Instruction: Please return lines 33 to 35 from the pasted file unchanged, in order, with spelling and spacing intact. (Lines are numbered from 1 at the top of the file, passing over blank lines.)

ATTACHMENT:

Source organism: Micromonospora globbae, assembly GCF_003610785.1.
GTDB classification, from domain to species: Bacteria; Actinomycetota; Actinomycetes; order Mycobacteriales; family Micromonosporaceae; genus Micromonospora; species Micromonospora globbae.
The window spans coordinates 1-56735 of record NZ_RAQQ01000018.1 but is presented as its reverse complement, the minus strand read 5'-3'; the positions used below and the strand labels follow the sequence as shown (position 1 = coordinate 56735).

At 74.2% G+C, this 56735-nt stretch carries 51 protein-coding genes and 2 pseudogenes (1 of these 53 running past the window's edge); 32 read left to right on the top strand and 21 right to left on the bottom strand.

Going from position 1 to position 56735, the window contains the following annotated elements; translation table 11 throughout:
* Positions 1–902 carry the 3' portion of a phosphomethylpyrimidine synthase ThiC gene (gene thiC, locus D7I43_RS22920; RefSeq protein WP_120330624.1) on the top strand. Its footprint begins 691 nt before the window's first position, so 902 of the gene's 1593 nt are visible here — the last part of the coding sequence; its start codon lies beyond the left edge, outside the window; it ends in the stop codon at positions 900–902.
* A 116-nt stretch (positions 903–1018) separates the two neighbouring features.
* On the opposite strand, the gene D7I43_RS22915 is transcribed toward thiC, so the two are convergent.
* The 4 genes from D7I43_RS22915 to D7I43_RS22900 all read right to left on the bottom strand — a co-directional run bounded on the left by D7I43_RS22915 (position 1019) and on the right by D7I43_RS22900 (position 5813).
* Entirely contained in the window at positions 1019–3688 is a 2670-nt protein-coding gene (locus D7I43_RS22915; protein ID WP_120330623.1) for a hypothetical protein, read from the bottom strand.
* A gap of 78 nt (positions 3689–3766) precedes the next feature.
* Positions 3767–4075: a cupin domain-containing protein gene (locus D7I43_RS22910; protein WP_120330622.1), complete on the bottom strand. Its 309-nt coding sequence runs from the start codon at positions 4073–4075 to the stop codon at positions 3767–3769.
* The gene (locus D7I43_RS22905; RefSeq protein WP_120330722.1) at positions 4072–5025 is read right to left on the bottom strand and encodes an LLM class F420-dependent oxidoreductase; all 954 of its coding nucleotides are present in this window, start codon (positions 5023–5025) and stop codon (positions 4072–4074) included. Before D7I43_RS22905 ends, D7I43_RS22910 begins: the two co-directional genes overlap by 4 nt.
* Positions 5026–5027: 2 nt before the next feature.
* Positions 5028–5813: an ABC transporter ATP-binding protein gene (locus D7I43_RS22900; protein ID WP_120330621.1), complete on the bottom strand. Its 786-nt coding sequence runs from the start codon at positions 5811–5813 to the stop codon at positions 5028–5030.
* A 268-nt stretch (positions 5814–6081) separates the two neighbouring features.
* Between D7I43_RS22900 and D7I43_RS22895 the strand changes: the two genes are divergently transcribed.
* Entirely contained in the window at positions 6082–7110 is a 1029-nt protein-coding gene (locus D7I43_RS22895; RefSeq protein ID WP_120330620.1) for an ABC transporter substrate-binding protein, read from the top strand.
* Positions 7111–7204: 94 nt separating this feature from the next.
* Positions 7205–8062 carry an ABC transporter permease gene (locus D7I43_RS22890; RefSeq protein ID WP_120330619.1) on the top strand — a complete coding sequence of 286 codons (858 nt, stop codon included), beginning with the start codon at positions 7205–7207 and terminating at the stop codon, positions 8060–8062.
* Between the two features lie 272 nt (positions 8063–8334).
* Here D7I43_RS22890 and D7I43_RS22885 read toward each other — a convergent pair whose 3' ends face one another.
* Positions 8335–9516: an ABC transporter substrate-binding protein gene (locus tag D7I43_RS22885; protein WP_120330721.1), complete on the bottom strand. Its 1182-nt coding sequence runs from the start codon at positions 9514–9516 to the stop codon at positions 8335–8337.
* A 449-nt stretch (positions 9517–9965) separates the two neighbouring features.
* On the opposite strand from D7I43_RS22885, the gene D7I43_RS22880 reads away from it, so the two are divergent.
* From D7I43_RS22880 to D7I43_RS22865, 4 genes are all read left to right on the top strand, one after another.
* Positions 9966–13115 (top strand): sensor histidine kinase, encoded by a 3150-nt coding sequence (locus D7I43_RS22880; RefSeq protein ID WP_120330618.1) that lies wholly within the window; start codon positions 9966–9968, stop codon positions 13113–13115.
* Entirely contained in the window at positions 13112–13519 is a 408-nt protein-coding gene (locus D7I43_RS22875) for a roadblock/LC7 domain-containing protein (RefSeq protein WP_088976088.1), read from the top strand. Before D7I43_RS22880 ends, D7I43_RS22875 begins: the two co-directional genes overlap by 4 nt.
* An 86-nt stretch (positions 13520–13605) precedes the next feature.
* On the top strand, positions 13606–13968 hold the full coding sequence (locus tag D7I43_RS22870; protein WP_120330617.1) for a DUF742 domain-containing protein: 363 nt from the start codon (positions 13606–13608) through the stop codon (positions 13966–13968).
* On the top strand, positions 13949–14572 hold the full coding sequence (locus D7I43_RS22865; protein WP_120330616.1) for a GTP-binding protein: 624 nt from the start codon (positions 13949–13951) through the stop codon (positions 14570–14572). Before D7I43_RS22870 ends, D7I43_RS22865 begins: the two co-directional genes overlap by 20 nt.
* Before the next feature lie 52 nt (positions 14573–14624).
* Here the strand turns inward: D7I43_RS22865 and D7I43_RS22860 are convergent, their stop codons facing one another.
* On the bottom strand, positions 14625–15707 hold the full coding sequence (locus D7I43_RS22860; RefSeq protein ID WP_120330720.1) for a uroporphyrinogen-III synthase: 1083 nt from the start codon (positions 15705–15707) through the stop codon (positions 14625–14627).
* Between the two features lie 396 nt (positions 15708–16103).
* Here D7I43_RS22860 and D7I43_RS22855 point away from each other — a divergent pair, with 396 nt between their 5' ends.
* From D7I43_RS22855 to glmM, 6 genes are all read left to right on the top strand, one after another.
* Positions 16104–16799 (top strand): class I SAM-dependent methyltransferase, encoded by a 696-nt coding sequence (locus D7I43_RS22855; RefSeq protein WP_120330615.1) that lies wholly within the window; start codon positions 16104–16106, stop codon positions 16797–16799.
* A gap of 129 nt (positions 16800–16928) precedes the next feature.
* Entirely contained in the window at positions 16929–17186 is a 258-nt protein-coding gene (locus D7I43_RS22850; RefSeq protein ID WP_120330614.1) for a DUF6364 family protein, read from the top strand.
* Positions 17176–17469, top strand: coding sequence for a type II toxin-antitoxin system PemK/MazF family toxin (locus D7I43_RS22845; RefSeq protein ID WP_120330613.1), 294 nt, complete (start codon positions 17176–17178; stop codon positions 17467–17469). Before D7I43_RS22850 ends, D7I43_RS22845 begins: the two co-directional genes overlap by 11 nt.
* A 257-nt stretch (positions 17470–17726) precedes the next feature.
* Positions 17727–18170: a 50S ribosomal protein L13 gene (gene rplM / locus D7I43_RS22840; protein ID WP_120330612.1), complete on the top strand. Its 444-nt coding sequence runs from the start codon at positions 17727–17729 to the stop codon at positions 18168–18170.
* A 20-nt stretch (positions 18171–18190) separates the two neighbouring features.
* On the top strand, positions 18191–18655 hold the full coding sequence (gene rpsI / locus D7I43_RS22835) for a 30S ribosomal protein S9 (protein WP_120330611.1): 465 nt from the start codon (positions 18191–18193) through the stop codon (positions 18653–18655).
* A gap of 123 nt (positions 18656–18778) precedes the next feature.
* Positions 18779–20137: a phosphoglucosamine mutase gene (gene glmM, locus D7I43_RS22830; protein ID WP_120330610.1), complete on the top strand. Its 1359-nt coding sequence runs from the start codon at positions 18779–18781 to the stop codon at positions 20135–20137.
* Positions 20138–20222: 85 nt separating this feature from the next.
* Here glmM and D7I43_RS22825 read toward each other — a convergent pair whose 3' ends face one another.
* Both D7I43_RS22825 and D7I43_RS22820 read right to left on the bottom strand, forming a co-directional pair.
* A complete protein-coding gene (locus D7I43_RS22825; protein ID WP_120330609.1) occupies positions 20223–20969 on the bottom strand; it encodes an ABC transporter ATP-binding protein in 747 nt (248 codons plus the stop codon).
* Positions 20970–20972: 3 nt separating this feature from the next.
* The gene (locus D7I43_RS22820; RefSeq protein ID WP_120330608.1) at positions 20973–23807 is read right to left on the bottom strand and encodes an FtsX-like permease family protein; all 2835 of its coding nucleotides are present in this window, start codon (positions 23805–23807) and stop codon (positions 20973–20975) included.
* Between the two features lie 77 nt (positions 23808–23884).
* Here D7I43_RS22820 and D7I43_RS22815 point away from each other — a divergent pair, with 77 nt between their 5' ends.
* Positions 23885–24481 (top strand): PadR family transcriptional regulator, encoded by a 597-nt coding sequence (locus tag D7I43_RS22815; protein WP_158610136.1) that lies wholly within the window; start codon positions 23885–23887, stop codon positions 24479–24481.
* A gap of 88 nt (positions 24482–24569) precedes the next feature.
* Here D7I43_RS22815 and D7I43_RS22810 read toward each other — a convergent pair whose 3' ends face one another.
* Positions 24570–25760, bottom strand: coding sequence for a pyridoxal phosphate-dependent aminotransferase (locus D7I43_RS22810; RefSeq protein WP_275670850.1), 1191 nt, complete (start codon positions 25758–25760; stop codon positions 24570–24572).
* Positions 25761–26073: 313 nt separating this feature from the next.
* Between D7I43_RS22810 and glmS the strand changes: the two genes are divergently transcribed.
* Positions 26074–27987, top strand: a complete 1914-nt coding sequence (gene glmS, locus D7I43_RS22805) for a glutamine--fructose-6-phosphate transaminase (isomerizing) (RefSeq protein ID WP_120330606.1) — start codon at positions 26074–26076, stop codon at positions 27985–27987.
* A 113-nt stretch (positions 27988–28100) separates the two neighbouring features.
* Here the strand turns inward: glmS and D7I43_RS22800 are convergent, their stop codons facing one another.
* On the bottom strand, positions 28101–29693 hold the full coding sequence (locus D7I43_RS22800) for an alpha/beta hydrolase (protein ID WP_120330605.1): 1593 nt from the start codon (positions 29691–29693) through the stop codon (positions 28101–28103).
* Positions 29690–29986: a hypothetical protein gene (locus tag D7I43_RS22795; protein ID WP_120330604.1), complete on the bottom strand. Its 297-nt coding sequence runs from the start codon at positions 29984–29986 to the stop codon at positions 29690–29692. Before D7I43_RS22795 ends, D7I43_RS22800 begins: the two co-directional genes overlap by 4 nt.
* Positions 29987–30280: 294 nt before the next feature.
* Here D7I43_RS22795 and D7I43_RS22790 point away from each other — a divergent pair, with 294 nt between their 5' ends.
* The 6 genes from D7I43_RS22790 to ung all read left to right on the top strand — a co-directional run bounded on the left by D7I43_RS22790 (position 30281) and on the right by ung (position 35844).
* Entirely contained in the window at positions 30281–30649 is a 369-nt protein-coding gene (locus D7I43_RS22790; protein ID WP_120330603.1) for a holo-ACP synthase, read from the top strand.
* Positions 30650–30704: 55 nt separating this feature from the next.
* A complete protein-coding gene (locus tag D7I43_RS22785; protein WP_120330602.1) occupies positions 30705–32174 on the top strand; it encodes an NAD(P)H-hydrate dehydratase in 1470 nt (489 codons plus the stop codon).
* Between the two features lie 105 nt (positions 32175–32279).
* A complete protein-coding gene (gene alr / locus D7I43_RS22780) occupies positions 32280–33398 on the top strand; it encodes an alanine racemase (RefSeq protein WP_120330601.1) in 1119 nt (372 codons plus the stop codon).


* Here the strand turns inward: D7I43_RS22865 and D7I43_RS22860 are convergent, their stop codons facing one another.
* On the bottom strand, positions 14625–15707 hold the full coding sequence (locus D7I43_RS22860; RefSeq protein ID WP_120330720.1) for a uroporphyrinogen-III synthase: 1083 nt from the start codon (positions 15705–15707) through the stop codon (positions 14625–14627).
* Between the two features lie 396 nt (positions 15708–16103).